20130331-122531.jpgRemember ABC’s video series “Our week in 3 words”? Years ago, my friend Susan shared one that included a dog with a sign around his neck and his week in 3 words was “I was rescued.” If I had to sum up my life in 3 words, I would just lift that sign from around that dog’s neck and put it around my own. Jesus rescues me from the darkness every day of my life – the darkness within and the darkness without.

Darkness has existed from the beginning. It is always with us. But the good news, on Easter Sunday, is it cannot overcome the Light.

Advertisements

6 Comments on “Life in Three Words”

  1. anony-girl says:

    Wonderful, just wonderful. Jesus does rescue us, and without him I would have no hope.

    I have been enjoying your blog for some time as my brother was recently diagnosed with schizophrenia. My parents are caring for him now, but someday that will be my responsibility and I fear it so. The last 6 weeks have been hell as he’s been hospitalized three times (his first hospitalizations ever), and two of them were via commitment hearings. He doesn’t believe he is sick, won’t take meds, etc. I am wondering how we will get through this now, much less how will I handle it on my own some day?

    • Anony-girl, I’m so glad you also know Jesus. Very difficult to make it through this life without him. I hear your apprehension and the prospect of caring for a sibling with schizophrenia is very scary. Jerri’s neighbor, Catherine, also has schizophrenia and is constantly going off her medication. God is constantly talking to her. Every time I see her, I just want to hug her. Some manufactures are trying to address this problem through drugs that are injected and last for a week (I think).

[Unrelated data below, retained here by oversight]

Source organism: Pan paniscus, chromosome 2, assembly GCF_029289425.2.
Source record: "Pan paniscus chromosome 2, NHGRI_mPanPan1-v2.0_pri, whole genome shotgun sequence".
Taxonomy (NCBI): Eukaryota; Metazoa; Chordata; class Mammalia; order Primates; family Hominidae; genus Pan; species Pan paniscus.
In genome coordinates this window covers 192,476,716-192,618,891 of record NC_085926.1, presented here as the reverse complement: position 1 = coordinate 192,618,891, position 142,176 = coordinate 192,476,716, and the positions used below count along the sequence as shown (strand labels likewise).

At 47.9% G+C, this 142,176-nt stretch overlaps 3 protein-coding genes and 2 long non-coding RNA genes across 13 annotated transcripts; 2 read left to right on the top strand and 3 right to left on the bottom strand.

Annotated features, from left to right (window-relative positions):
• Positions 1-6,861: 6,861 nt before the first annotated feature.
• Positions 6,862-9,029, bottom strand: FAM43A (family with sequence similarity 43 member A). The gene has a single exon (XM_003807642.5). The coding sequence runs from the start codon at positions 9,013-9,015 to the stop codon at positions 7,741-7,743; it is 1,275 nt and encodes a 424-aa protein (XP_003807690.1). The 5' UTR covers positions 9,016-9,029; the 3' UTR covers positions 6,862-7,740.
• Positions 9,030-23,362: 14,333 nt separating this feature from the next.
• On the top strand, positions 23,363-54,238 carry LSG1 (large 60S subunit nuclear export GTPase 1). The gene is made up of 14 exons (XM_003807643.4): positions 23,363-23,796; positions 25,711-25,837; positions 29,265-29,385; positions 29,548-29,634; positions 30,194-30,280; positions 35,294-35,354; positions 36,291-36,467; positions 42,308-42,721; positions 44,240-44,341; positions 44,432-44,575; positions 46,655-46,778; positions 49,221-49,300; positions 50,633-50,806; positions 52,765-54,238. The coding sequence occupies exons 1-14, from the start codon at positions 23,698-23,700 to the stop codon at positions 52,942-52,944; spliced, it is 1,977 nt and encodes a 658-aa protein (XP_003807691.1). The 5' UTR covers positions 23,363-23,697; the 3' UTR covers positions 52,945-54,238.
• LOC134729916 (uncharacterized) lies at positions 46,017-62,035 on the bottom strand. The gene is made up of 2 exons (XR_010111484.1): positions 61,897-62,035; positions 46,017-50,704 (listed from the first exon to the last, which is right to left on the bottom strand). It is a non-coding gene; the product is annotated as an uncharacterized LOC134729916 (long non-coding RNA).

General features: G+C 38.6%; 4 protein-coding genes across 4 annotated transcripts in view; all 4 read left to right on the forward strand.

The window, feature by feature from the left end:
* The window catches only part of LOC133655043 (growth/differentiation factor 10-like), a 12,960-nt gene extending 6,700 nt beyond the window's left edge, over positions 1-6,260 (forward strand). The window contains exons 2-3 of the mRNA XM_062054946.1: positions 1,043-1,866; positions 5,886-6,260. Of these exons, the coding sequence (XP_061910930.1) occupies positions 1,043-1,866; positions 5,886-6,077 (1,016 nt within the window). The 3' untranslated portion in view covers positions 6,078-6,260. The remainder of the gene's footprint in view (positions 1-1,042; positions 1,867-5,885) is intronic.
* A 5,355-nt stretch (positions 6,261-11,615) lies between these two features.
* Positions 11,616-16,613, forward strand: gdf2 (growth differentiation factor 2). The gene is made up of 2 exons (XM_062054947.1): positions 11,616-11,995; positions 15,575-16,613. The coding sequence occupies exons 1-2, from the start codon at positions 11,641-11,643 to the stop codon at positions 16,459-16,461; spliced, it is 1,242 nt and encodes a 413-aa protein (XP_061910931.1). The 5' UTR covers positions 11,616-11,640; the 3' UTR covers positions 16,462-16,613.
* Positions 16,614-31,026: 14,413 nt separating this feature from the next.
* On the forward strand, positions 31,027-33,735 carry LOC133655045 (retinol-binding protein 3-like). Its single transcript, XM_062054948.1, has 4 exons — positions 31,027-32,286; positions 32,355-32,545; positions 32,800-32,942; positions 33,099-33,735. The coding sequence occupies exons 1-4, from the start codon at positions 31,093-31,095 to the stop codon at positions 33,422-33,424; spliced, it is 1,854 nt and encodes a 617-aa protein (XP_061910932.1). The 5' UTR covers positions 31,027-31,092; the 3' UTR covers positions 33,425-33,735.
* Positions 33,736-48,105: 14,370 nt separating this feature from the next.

I cannot recommend NAMI’s family-to-family class strongly enough. With knowledge comes power. At NAMI you will find others struggling with the same challenges as you. They’ve been there and can offer practical advice. You are not alone.

      Let me also say how awesome it is that you are even willing to think about caring for your brother. So many siblings are not. I commend you and wish you all the best!

      • anony-girl says:

        Thank you so much. Well my “willingness” to care for him is begrudging at best. I have no desire on my own to do it and I’d be quite happy to never see or talk to him again. The only reason I will do it is because I love my parents, and they want me to do it, while they also realize I could refuse. But I couldn’t be so selfish as to do that — it would cause too much of a rift between us, and it would place an even larger burden on them to make arrangements for his care, when they are already struggling as it is to make plans. I’m the only sibling, and there’s really no one else to do it. My parents have basically assumed I will, but they haven’t been manipulative or guilt-tripping about it either, and we’ve been working together to make plans for the future. I am single too, so I REALLY worry about doing this alone without a husband for support.